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Author Topic:   Rear Bite?
posted November 07, 2002 05:02 PM
Please clear up for me what is meant by 'REAR BITE'? Is it rear weight split (difference between LR and RR)? Thanks!

posted November 07, 2002 05:43 PM
Bite can also be measured in inches. The old guys will put a socket on a floorjack and center it under the rear end, and raise the car off the ground. The amount of clearance between the right rear tire and the ground at the point when the left just leaves the ground is called "bite". I've known guys to run as much as 6 or 7 inches.

posted November 07, 2002 06:00 PM
What if the leaves are bent or unsprung? Or maybe the shackles are bound up?

posted November 07, 2002 08:01 PM
Good question Jammin, that would probably effect both the scaled measurments as well as the 'jack it up' and measure method.

Also, you just made me think of another question I have. Just how tight do you tighten.... 1) Rear Shakles 2) Forward leaf spring mounting bolts 3) Front A-arms????

I'm sure once you "have the feel" it's easy, but that first time and with no one to help you that knows!!!?!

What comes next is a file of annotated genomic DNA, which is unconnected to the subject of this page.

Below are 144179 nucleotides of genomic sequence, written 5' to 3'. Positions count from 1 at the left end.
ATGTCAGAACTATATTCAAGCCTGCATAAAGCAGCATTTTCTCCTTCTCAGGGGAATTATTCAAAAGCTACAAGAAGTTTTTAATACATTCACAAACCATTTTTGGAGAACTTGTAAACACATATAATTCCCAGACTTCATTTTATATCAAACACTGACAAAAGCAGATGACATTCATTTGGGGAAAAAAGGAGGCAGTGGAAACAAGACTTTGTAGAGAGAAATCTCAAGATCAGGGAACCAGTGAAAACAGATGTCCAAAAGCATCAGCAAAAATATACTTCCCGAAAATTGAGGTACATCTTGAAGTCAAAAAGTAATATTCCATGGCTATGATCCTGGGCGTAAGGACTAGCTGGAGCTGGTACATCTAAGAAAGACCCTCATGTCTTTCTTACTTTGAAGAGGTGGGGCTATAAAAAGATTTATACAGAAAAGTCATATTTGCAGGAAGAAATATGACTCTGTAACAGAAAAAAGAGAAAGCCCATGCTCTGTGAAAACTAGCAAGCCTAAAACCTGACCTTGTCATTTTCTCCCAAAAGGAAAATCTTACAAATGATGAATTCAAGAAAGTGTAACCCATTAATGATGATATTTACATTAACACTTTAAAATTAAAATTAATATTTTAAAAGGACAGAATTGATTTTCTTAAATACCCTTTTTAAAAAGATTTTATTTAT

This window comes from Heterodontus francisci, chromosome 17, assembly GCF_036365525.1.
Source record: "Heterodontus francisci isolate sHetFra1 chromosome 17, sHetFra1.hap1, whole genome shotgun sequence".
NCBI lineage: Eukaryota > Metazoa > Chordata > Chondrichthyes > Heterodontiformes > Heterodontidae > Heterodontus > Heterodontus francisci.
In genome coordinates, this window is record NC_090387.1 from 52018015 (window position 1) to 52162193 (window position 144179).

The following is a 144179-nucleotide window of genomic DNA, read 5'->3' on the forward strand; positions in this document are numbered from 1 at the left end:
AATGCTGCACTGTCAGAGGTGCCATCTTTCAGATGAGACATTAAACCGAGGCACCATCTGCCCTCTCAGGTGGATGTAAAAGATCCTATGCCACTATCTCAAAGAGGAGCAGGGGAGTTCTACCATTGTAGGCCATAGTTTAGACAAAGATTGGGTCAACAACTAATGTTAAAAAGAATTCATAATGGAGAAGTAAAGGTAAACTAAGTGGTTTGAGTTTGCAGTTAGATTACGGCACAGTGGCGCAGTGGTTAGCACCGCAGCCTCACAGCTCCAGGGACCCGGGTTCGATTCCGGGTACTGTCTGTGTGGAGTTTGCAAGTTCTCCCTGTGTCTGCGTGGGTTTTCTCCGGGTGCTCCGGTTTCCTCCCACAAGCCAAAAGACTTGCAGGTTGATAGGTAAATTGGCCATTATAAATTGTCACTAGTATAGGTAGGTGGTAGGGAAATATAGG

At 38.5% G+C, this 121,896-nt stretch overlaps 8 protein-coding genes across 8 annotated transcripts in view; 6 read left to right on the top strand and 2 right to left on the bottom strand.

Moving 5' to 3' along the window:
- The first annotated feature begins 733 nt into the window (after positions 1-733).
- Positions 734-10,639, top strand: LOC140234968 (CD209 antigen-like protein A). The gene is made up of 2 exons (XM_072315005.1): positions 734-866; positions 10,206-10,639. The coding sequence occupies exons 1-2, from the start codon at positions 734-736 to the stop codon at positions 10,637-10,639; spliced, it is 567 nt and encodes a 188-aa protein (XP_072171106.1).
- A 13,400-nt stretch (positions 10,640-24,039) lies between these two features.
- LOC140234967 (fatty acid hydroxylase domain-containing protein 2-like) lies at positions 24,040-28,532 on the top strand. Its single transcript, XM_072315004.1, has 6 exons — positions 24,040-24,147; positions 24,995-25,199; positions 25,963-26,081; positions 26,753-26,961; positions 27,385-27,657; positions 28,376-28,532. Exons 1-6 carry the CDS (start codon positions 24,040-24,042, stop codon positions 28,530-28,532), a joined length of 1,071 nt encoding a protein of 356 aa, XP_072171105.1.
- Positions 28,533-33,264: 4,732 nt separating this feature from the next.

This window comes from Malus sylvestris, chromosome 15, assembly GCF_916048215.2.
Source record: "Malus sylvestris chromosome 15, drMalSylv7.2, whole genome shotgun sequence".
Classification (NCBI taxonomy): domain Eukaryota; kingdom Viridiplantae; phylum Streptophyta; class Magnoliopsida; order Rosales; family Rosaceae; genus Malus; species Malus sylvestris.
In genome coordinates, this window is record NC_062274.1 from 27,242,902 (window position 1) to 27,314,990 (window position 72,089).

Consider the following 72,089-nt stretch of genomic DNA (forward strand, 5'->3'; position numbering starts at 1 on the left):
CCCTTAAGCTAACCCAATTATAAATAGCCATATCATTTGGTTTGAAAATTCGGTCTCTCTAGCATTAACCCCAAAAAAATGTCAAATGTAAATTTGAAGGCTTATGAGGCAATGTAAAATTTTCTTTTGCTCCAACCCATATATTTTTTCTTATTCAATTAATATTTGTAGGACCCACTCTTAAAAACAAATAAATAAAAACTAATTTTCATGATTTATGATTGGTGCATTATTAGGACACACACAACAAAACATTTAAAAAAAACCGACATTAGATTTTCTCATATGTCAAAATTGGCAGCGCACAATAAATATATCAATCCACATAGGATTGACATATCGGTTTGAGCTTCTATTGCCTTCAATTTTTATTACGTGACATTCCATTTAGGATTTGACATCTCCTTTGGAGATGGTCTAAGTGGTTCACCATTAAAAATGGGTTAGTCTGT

[This message has been edited by racinfool (edited November 07, 2002).]

posted November 07, 2002 08:14 PM
When scaling a car I beleive you are to disconnect all the shocks and bounce first.

What about when you do the 'jack it up' you disconnect the rear shocks?....seems to me that would make a difference.

posted November 08, 2002 11:05 AM
When I scale my (gulp) Late model Stock, It's got coilovers on it--now there's a delimma!
I've never removed the shocks from any of my street stocks. I built some wooden pads the same height as my scale pads and roll the car onto them make any changes nessecary. I then bounce the bajeezus out of the suspension before rollong back onto the scale pads.

posted November 10, 2002 12:17 AM
We do unhook the shocks every time we scale but that is so we can check them for binding while we are at it. I would hate to have a shock drag and not let the cars weight sit on the springs like its supposed to.

As long as your shocks are good and as long as you do it the same every time I dont think it would matter. Just find a setup that works and scale the car that way every time... either with or without shocks. Its kind of like scaling without or without the driver. Just pick one and do it the same every time so you dont introduce a variable.

[This message has been edited by dirtbuster (edited November 15, 2002).]

posted November 15, 2002 04:02 PM
sometimes when running coilovers or gas charged mono-tubes (like I do)... you don't really have a choice... you got to leave them on.

But in any case it is important to keep things the same one session to the next when scaling (otherwise you are comparing apples and oranges). And checking your shocks out on a regular basis is a great idea as well.


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